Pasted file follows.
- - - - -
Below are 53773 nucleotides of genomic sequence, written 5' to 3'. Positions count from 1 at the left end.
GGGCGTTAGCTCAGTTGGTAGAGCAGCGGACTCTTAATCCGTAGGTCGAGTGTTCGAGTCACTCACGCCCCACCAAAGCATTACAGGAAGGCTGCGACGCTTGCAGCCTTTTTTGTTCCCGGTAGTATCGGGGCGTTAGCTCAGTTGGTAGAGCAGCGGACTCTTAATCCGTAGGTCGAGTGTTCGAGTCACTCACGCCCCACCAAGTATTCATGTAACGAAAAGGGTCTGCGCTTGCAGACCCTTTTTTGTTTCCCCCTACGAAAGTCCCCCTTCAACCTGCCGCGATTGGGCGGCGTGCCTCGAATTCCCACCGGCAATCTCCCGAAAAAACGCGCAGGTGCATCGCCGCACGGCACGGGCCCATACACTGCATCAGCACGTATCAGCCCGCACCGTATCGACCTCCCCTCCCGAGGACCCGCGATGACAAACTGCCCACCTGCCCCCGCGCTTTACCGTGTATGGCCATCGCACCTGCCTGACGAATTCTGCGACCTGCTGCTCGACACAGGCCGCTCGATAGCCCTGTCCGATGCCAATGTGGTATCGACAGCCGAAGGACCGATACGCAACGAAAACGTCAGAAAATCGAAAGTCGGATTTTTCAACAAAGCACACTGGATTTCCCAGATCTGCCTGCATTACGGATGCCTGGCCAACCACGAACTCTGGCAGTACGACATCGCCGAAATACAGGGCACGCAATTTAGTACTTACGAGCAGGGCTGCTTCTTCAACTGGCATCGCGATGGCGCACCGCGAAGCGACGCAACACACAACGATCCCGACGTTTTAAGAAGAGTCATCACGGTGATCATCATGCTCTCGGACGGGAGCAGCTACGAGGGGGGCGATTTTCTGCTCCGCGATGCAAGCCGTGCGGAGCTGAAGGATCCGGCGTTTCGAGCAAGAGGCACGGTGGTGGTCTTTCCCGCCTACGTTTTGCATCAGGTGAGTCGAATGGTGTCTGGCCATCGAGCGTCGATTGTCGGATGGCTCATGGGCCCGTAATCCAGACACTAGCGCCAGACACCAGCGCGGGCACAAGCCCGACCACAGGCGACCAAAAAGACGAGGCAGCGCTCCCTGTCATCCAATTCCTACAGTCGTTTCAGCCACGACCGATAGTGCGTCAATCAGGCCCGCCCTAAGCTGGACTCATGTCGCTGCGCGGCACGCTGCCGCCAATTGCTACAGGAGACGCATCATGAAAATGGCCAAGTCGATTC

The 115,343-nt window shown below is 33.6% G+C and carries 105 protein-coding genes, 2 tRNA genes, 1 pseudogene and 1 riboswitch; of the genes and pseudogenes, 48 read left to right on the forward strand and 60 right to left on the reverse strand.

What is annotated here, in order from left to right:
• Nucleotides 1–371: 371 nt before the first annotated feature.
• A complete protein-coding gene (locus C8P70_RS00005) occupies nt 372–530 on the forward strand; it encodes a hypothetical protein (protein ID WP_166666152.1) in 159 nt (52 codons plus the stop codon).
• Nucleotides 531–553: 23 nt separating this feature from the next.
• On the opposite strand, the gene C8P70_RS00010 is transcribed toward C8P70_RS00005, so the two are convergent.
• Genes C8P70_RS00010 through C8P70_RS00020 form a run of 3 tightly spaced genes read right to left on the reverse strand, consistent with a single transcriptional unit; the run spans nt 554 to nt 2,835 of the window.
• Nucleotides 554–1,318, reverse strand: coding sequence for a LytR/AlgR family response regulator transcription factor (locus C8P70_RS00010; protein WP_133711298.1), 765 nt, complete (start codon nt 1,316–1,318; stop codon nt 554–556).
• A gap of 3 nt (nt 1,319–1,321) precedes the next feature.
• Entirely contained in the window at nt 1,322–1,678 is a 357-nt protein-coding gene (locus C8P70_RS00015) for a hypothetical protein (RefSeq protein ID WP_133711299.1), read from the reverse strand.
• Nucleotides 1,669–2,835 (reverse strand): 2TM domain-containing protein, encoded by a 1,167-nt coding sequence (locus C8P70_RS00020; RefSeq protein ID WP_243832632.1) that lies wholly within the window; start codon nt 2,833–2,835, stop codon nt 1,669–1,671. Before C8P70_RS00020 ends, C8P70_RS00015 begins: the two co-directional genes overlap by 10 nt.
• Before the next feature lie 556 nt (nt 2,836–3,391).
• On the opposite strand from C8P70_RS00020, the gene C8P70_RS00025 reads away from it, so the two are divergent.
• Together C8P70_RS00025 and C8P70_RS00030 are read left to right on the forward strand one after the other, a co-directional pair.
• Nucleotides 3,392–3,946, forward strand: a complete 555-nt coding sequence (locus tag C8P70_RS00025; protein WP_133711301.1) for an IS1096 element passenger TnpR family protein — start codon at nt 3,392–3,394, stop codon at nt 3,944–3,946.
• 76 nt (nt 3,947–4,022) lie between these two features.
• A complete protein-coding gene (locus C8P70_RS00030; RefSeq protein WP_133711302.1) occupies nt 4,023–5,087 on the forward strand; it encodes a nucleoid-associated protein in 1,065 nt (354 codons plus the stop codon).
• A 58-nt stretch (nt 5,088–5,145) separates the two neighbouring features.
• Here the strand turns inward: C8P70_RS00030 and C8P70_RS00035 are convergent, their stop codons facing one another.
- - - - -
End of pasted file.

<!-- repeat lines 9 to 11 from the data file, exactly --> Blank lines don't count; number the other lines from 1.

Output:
• Genes C8P70_RS00010 through C8P70_RS00020 form a run of 3 tightly spaced genes read right to left on the reverse strand, consistent with a single transcriptional unit; the run spans nt 554 to nt 2,835 of the window.
• Nucleotides 554–1,318, reverse strand: coding sequence for a LytR/AlgR family response regulator transcription factor (locus C8P70_RS00010; protein WP_133711298.1), 765 nt, complete (start codon nt 1,316–1,318; stop codon nt 554–556).
• A gap of 3 nt (nt 1,319–1,321) precedes the next feature.